“Society DOES have the ability to make choices as to how it will assimilate knowledge and how those choices will impact fairness and justice.”
The problem is, society doesn’t always make the right choices, and when it doesn’t, children’s lives are ruined because they don’t graduate from school with a diploma, and end up in the juvenile justice and social service systems. They are called collateral damage and society, as a whole, doesn’t care. Well, I care and so do many others.
I have a daughter with Cerebral Palsy and I made sure she was appropriately educated. They tried to put her into special education substantially separate rooms and I refused.
One time they placed her in one in elementary school because they didn’t have a substitute aide when her aide left. So they put her in a classroom where they were having parties every day and watching movies.
Her homework stopped, she wasn’t coming home with books to read, no math homework?! So I requested a meeting and found out what they had done. I made them give her summer school that they paid for, and took them to hearing for an aide to be in the classroom with her, I won.
At the end of her 8th grade year transition into 9th grade meeting, they told me that if I made the district educate her in high school, she wouldn’t graduate and offered a residential placement with “people of her own kind”. People in wheelchairs were what they were referring to.
I refused the placement and told them that they were going to continue educating my daughter. I made them get her a laptop, the tray that it sits on that attaches to a wheelchair, software programs to enhance her learning, they even gave me a tutor every day after school that came to my house and did her homework with her because I told them if they wanted her to do homework, I’m not writing for her anymore.
She graduated high school with high honors, went to college, and runs her own internet marketing business. She was successful because I was successful in “making” the system educate her in the least restrictive environment.
There is light at the end of the tunnel, and I want your child to have a chance at the same success!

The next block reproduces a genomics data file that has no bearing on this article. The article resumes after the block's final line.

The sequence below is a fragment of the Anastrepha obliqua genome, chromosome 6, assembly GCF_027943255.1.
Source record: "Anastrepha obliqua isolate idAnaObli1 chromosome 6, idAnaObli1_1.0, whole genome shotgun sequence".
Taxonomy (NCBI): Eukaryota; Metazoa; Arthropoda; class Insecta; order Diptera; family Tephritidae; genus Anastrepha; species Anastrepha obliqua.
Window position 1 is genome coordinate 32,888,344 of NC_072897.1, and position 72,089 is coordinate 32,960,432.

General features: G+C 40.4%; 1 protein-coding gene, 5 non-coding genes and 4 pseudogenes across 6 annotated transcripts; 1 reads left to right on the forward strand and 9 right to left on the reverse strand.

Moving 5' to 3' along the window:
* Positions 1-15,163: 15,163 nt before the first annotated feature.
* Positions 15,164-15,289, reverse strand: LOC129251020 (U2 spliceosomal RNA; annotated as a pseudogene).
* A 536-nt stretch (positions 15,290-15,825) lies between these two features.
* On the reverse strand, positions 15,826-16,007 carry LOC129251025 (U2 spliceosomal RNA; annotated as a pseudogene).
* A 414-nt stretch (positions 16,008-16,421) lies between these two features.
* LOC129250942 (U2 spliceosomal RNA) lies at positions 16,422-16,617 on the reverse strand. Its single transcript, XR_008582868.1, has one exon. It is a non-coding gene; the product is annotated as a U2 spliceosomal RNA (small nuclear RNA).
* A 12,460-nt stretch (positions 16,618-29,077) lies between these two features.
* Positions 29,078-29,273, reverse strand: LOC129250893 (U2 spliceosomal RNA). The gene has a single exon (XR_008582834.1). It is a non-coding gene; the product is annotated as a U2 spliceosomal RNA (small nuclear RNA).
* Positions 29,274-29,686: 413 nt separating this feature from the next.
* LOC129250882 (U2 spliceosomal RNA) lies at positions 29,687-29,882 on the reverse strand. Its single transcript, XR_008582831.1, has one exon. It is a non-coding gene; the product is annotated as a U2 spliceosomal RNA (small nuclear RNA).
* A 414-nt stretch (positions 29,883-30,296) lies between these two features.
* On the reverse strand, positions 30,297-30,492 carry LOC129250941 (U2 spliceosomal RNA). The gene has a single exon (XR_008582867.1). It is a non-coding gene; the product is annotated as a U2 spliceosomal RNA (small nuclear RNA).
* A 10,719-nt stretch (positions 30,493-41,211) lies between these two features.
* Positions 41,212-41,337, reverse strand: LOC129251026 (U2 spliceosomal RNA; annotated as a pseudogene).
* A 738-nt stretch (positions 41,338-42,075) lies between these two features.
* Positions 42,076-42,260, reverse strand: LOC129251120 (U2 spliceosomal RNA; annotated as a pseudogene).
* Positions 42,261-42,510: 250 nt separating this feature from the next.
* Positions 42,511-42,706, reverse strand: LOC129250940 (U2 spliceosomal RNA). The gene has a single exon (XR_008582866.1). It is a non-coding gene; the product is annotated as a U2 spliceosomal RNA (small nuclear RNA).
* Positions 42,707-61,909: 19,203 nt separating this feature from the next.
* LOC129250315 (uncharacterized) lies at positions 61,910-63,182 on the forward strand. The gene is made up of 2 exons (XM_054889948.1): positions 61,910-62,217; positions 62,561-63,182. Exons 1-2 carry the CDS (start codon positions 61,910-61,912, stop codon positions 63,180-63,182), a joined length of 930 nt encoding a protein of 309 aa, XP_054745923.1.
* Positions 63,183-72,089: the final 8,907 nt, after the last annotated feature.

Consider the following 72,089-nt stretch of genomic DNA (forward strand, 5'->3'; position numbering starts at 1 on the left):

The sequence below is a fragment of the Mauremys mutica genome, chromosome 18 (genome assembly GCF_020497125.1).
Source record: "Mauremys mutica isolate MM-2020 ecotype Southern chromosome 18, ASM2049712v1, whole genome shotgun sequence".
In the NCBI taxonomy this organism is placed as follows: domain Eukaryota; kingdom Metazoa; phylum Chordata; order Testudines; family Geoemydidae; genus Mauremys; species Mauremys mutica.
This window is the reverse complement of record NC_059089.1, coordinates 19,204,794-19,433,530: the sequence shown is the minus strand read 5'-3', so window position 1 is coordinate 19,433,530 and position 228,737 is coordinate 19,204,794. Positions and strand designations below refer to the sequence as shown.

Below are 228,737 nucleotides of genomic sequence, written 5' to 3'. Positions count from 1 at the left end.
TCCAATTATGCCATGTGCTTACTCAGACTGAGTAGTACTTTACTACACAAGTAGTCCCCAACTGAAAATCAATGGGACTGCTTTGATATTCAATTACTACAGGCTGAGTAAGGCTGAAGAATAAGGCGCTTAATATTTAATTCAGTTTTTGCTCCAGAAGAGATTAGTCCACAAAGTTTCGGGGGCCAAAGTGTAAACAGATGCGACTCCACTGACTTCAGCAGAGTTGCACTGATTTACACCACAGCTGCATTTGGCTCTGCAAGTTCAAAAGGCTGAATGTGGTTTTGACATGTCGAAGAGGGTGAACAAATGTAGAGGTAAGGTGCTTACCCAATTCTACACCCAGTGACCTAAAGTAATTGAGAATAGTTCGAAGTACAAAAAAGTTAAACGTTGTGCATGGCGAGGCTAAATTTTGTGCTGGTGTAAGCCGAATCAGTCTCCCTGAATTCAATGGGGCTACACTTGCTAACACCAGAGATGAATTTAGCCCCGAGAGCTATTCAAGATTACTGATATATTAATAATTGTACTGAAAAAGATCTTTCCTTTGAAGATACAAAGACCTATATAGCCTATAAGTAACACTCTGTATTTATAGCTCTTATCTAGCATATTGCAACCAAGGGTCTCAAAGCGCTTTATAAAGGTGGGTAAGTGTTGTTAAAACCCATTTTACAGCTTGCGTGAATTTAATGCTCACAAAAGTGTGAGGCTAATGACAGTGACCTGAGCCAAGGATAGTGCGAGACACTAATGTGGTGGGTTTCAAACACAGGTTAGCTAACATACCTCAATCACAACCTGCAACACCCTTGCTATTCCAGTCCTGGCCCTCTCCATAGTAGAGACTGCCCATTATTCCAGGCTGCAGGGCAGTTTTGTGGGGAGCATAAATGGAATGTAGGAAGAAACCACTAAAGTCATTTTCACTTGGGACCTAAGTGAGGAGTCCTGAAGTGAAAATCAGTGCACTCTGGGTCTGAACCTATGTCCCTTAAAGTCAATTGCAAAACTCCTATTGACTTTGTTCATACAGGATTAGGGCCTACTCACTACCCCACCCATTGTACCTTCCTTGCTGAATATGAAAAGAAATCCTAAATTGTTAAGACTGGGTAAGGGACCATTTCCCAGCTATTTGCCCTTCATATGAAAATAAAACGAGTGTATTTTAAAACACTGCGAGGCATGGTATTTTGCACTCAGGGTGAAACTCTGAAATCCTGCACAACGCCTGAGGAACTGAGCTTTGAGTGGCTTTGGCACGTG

Start believing that there is a more appropriate education available to your child. Find out what it is, and go for it!
Take advantage of modules I created, the “Advocate App”, and/or have me do a records assessment and you too will be smiling when your child with a disability meets with success at the end of their high school experience.
The reality is, it’s all about the child and their needs. Wouldn’t it be great if you knew exactly what they are and had the words to get your child what they need? Getting them through the first glass ceiling, that’s what it’s all about. Good luck!
Toni Saunders MS.PsyABA, has been the Executive Director and Educational Consultant for a nonprofit organization that she founded in 2001. It provided advocates to parents from all socioeconomic backgrounds for 15 years.
Her experience showed that parents who had the money to pay for an advocate or attorney got their child’s needs met, for the most part, while parents who didn’t have the resources didn’t. How fair is that?
So she set up the organization with alternate rates of pay to include as many low income parents as possible. In that nonprofit business, she worked with over 2000 families with a 95% graduation rate. Graduation is based on passing the districts requirements and the states standardized testing requirements. So the earlier your child’s needs are identified, the more time they have to get an appropriate education.
To ensure that she and the parents knew everything about their child’s needs, she developed a system of analysis for reviewing 3 years of school records of a student, taught the parents everything they needed to know about their child’s disability, what was wrong with the education they were getting, what evaluations that the district completed were comprehensive and which ones weren’t.
What information or changes were needed going forward. Compared IEP’s and provided a comprehensive document for the parent to understand.
Her goal is to educate you, the parent/guardian, so that you will eventually not need an advocate or attorney, and the district starts to respect your knowledge. She spends her time meeting the family and especially the student and explaining to them their disability so that they will know why learning is so difficult, for those who can understand; and then works with the family to come up with a team meeting plan of action.
She attended team meetings, mediations and hearings (won 4/7) both at the Bureau of Special Education Appeals, and Juvenile Court helping the parents and students through stressful situations due to the student’s substandard education and lack of behavioral supports.
Toni traveled around the country presenting at conferences for people with disabilities in learning, and designed trainings for Parent Advisory Councils and partnering with other organizations speaking/teaching about topics like “How to advocate for you child with special needs, Bilingual Special Education in the US, and Special Education Laws and Regulations.”